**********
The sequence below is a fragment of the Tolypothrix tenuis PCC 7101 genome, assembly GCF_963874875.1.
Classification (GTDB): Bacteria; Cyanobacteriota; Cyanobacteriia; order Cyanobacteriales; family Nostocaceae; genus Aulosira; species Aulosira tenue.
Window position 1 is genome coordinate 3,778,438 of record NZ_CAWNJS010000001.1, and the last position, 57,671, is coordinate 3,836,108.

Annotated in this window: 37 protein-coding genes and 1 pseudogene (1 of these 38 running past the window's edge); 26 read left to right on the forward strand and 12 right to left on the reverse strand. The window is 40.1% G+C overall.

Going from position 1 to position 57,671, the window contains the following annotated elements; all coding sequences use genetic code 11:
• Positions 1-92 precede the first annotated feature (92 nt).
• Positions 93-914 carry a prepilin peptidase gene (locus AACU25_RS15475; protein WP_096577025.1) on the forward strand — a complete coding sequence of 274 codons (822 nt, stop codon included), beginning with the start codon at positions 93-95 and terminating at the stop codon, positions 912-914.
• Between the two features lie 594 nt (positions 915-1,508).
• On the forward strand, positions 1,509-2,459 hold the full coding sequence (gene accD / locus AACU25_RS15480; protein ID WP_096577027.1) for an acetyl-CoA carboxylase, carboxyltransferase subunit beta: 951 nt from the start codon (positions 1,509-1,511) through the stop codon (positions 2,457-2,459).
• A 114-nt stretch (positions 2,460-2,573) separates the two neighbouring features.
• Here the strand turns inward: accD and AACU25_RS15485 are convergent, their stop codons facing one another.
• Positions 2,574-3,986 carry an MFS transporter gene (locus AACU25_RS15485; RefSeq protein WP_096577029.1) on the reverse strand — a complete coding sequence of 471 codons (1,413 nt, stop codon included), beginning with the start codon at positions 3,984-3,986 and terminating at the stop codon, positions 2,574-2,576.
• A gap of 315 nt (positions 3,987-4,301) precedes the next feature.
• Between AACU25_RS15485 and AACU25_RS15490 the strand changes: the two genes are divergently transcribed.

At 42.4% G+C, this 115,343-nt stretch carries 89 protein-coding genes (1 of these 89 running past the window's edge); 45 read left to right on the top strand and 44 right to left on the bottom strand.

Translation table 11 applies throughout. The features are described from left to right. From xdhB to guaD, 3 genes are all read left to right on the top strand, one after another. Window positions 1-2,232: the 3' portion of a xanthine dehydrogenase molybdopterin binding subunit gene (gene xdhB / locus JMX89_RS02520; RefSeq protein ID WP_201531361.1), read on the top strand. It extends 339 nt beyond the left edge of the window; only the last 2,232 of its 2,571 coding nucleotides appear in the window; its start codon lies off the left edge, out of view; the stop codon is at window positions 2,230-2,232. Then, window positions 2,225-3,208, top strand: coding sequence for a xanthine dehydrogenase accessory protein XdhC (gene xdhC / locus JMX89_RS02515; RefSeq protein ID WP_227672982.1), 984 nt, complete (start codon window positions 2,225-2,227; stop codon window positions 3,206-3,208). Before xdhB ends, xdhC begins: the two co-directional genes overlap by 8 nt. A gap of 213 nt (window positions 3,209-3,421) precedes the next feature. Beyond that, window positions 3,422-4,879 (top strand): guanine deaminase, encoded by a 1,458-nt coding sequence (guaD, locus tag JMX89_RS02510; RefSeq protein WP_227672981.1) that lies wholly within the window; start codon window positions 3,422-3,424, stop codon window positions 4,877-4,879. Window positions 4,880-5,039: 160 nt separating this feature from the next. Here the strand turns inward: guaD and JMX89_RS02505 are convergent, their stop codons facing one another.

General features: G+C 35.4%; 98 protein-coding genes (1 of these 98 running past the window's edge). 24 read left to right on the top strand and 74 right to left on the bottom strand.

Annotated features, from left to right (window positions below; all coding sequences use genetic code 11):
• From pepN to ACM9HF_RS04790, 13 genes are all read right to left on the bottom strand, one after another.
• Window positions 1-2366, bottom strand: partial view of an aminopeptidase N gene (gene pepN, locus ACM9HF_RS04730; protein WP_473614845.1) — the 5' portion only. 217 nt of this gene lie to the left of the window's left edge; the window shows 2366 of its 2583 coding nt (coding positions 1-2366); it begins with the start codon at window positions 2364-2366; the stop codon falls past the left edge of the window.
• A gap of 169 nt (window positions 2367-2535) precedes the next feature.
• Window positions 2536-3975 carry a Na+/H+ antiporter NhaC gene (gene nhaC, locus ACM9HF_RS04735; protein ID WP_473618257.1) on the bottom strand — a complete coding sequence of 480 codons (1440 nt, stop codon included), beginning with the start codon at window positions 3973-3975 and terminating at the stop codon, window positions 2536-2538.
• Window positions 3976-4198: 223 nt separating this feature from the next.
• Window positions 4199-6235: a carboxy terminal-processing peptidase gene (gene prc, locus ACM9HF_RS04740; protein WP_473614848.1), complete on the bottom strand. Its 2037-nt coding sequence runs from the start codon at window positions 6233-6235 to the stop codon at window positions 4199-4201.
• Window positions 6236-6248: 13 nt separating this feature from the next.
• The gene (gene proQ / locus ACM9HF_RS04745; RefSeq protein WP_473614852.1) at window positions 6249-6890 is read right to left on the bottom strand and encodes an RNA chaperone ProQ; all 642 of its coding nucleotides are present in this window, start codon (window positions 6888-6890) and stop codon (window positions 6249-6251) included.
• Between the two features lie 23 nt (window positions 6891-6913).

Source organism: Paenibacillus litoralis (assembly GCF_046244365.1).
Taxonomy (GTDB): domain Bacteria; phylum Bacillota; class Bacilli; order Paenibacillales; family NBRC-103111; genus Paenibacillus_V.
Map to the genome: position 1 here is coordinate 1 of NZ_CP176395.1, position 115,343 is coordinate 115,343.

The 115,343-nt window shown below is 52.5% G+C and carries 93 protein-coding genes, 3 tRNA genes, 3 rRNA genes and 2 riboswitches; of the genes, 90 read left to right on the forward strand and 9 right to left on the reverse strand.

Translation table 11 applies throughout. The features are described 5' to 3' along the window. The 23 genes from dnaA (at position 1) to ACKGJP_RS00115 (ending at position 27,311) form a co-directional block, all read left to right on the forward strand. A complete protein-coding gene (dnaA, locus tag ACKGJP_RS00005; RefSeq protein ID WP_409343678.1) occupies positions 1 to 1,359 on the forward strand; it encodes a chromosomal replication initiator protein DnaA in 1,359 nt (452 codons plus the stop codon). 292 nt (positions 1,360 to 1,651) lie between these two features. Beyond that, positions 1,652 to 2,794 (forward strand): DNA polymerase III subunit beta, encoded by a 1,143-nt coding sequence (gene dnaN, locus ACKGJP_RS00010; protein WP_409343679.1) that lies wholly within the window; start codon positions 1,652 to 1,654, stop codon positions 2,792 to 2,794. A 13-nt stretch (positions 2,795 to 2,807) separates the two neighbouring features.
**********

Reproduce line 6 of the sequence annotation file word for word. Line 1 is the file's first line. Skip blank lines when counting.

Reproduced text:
• Positions 1-92 precede the first annotated feature (92 nt).